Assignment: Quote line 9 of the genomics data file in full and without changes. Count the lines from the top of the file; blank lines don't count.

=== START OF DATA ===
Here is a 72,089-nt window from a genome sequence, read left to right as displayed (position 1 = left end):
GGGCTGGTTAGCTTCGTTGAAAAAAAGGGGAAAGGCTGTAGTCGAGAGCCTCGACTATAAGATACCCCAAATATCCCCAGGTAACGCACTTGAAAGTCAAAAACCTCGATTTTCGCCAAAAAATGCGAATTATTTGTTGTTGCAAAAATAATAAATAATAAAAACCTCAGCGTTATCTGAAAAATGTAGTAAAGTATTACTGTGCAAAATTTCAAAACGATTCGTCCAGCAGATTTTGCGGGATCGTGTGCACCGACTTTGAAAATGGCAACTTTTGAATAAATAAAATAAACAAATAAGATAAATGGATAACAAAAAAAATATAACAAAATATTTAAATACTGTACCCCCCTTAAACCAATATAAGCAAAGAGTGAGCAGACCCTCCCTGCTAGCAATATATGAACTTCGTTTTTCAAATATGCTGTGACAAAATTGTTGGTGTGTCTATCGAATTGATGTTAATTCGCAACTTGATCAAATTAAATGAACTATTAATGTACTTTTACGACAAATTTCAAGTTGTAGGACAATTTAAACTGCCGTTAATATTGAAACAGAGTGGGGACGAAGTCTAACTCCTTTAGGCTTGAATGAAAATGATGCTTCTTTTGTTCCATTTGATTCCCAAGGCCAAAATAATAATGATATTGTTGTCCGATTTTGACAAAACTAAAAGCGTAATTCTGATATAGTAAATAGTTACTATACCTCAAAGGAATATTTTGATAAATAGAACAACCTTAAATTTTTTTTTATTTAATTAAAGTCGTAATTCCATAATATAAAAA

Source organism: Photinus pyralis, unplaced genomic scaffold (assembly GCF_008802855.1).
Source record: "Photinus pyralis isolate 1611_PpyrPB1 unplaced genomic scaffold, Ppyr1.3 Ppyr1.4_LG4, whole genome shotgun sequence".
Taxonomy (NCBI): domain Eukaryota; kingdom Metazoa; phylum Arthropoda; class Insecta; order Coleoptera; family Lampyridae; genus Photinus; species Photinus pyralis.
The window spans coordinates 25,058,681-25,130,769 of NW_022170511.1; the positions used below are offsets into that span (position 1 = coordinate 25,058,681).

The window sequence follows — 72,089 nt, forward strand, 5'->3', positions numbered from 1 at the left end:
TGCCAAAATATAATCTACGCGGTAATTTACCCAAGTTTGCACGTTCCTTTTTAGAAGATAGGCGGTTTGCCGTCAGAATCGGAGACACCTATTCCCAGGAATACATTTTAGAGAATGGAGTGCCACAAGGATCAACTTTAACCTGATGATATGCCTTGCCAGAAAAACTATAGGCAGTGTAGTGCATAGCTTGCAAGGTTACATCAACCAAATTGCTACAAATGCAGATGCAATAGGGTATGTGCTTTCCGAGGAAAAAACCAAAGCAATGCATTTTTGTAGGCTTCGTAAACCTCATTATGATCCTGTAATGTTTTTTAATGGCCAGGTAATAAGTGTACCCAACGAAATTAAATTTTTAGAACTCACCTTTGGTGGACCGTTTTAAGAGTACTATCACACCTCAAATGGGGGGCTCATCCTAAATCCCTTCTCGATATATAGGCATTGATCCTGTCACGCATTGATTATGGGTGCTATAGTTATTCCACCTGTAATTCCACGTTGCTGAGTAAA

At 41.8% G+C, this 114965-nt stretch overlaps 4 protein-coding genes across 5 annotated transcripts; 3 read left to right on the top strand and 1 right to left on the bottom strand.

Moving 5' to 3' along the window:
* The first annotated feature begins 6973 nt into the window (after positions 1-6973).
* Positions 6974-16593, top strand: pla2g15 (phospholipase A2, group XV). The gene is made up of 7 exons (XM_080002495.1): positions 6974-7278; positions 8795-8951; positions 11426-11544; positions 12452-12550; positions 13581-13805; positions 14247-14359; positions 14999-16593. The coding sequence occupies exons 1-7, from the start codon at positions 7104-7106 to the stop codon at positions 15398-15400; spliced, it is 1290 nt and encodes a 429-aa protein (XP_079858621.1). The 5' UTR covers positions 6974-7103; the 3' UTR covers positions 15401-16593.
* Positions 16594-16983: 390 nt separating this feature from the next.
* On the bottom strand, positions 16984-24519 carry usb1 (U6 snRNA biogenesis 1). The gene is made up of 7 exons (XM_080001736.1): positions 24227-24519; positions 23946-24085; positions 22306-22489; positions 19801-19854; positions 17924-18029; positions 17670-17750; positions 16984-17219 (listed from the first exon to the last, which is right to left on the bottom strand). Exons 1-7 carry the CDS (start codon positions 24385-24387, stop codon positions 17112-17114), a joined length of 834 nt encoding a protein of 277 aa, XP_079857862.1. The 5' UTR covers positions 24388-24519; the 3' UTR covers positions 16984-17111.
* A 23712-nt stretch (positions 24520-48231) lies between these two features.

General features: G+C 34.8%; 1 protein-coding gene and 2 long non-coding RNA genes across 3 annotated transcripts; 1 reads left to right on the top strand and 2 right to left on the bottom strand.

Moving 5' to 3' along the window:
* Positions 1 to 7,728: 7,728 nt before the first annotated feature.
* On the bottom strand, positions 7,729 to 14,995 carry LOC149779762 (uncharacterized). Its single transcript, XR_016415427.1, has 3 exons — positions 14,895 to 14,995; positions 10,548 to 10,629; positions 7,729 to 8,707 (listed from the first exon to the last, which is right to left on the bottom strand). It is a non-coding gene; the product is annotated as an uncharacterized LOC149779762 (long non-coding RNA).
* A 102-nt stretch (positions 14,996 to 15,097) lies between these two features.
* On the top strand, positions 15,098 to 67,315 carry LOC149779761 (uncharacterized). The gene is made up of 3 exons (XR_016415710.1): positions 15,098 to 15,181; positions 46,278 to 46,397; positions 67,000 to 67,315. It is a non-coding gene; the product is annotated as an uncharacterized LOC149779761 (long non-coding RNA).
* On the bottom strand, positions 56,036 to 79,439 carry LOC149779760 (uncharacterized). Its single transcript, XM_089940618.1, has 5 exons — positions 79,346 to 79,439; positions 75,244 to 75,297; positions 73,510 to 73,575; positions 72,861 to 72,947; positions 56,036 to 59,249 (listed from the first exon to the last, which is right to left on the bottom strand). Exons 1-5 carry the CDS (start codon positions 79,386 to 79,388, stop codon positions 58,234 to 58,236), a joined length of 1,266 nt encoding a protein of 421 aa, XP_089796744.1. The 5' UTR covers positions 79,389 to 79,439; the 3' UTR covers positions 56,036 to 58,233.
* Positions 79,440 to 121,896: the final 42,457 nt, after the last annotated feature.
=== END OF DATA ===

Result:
At 41.8% G+C, this 114965-nt stretch overlaps 4 protein-coding genes across 5 annotated transcripts; 3 read left to right on the top strand and 1 right to left on the bottom strand.